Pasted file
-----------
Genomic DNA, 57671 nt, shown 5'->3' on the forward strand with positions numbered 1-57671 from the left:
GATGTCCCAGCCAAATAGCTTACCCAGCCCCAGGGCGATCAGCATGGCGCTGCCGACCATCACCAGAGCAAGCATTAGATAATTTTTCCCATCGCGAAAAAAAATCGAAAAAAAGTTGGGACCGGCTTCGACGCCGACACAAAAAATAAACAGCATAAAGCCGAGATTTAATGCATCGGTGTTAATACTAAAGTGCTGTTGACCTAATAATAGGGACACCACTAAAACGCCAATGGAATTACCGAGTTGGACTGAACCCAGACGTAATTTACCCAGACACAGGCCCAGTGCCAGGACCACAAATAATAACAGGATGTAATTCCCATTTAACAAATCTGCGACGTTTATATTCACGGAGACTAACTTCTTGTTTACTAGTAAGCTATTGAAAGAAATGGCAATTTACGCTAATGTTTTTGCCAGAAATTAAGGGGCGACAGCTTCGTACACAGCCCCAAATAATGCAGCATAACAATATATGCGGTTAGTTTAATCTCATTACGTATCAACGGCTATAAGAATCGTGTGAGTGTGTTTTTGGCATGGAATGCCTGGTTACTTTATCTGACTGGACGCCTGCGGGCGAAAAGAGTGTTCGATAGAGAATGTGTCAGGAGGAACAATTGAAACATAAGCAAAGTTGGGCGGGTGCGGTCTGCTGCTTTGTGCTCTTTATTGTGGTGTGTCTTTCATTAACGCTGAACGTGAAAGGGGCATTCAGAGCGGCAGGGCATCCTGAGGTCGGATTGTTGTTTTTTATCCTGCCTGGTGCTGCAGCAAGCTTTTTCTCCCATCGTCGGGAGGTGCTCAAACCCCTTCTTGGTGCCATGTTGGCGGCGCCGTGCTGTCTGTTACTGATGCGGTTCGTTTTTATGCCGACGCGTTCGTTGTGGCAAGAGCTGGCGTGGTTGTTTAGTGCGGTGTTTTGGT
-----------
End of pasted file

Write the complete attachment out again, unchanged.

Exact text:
Genomic DNA, 57671 nt, shown 5'->3' on the forward strand with positions numbered 1-57671 from the left:
GATGTCCCAGCCAAATAGCTTACCCAGCCCCAGGGCGATCAGCATGGCGCTGCCGACCATCACCAGAGCAAGCATTAGATAATTTTTCCCATCGCGAAAAAAAATCGAAAAAAAGTTGGGACCGGCTTCGACGCCGACACAAAAAATAAACAGCATAAAGCCGAGATTTAATGCATCGGTGTTAATACTAAAGTGCTGTTGACCTAATAATAGGGACACCACTAAAACGCCAATGGAATTACCGAGTTGGACTGAACCCAGACGTAATTTACCCAGACACAGGCCCAGTGCCAGGACCACAAATAATAACAGGATGTAATTCCCATTTAACAAATCTGCGACGTTTATATTCACGGAGACTAACTTCTTGTTTACTAGTAAGCTATTGAAAGAAATGGCAATTTACGCTAATGTTTTTGCCAGAAATTAAGGGGCGACAGCTTCGTACACAGCCCCAAATAATGCAGCATAACAATATATGCGGTTAGTTTAATCTCATTACGTATCAACGGCTATAAGAATCGTGTGAGTGTGTTTTTGGCATGGAATGCCTGGTTACTTTATCTGACTGGACGCCTGCGGGCGAAAAGAGTGTTCGATAGAGAATGTGTCAGGAGGAACAATTGAAACATAAGCAAAGTTGGGCGGGTGCGGTCTGCTGCTTTGTGCTCTTTATTGTGGTGTGTCTTTCATTAACGCTGAACGTGAAAGGGGCATTCAGAGCGGCAGGGCATCCTGAGGTCGGATTGTTGTTTTTTATCCTGCCTGGTGCTGCAGCAAGCTTTTTCTCCCATCGTCGGGAGGTGCTCAAACCCCTTCTTGGTGCCATGTTGGCGGCGCCGTGCTGTCTGTTACTGATGCGGTTCGTTTTTATGCCGACGCGTTCGTTGTGGCAAGAGCTGGCGTGGTTGTTTAGTGCGGTGTTTTGGT